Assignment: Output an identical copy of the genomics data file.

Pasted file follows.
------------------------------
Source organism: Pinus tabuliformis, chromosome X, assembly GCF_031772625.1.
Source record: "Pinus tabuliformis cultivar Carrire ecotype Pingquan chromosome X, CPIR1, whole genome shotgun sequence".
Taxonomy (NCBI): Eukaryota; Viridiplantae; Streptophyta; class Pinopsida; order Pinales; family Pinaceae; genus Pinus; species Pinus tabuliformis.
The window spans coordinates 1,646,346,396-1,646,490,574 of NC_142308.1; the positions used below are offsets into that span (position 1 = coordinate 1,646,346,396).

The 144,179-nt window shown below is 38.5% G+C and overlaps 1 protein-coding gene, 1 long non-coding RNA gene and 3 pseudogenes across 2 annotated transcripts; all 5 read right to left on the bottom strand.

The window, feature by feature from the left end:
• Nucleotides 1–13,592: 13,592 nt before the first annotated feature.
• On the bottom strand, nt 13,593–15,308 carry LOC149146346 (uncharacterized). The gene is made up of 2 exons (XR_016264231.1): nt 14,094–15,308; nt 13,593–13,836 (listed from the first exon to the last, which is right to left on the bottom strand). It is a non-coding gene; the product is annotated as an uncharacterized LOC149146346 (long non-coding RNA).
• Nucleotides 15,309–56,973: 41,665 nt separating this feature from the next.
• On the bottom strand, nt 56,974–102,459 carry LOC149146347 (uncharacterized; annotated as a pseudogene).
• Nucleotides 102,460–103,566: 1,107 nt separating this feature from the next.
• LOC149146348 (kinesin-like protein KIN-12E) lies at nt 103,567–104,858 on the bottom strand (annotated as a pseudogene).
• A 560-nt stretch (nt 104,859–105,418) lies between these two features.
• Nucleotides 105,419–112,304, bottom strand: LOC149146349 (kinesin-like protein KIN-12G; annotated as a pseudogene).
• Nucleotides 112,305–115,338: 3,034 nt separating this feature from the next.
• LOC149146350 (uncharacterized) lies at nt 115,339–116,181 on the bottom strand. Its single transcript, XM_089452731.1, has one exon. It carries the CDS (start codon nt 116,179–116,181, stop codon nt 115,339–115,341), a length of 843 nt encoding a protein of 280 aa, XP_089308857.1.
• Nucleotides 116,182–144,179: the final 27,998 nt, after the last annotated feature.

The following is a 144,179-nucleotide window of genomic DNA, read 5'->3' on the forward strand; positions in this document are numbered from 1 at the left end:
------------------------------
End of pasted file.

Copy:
Source organism: Pinus tabuliformis, chromosome X, assembly GCF_031772625.1.
Source record: "Pinus tabuliformis cultivar Carrire ecotype Pingquan chromosome X, CPIR1, whole genome shotgun sequence".
Taxonomy (NCBI): Eukaryota; Viridiplantae; Streptophyta; class Pinopsida; order Pinales; family Pinaceae; genus Pinus; species Pinus tabuliformis.
The window spans coordinates 1,646,346,396-1,646,490,574 of NC_142308.1; the positions used below are offsets into that span (position 1 = coordinate 1,646,346,396).

The 144,179-nt window shown below is 38.5% G+C and overlaps 1 protein-coding gene, 1 long non-coding RNA gene and 3 pseudogenes across 2 annotated transcripts; all 5 read right to left on the bottom strand.

The window, feature by feature from the left end:
• Nucleotides 1–13,592: 13,592 nt before the first annotated feature.
• On the bottom strand, nt 13,593–15,308 carry LOC149146346 (uncharacterized). The gene is made up of 2 exons (XR_016264231.1): nt 14,094–15,308; nt 13,593–13,836 (listed from the first exon to the last, which is right to left on the bottom strand). It is a non-coding gene; the product is annotated as an uncharacterized LOC149146346 (long non-coding RNA).
• Nucleotides 15,309–56,973: 41,665 nt separating this feature from the next.
• On the bottom strand, nt 56,974–102,459 carry LOC149146347 (uncharacterized; annotated as a pseudogene).
• Nucleotides 102,460–103,566: 1,107 nt separating this feature from the next.
• LOC149146348 (kinesin-like protein KIN-12E) lies at nt 103,567–104,858 on the bottom strand (annotated as a pseudogene).
• A 560-nt stretch (nt 104,859–105,418) lies between these two features.
• Nucleotides 105,419–112,304, bottom strand: LOC149146349 (kinesin-like protein KIN-12G; annotated as a pseudogene).
• Nucleotides 112,305–115,338: 3,034 nt separating this feature from the next.
• LOC149146350 (uncharacterized) lies at nt 115,339–116,181 on the bottom strand. Its single transcript, XM_089452731.1, has one exon. It carries the CDS (start codon nt 116,179–116,181, stop codon nt 115,339–115,341), a length of 843 nt encoding a protein of 280 aa, XP_089308857.1.
• Nucleotides 116,182–144,179: the final 27,998 nt, after the last annotated feature.

The following is a 144,179-nucleotide window of genomic DNA, read 5'->3' on the forward strand; positions in this document are numbered from 1 at the left end: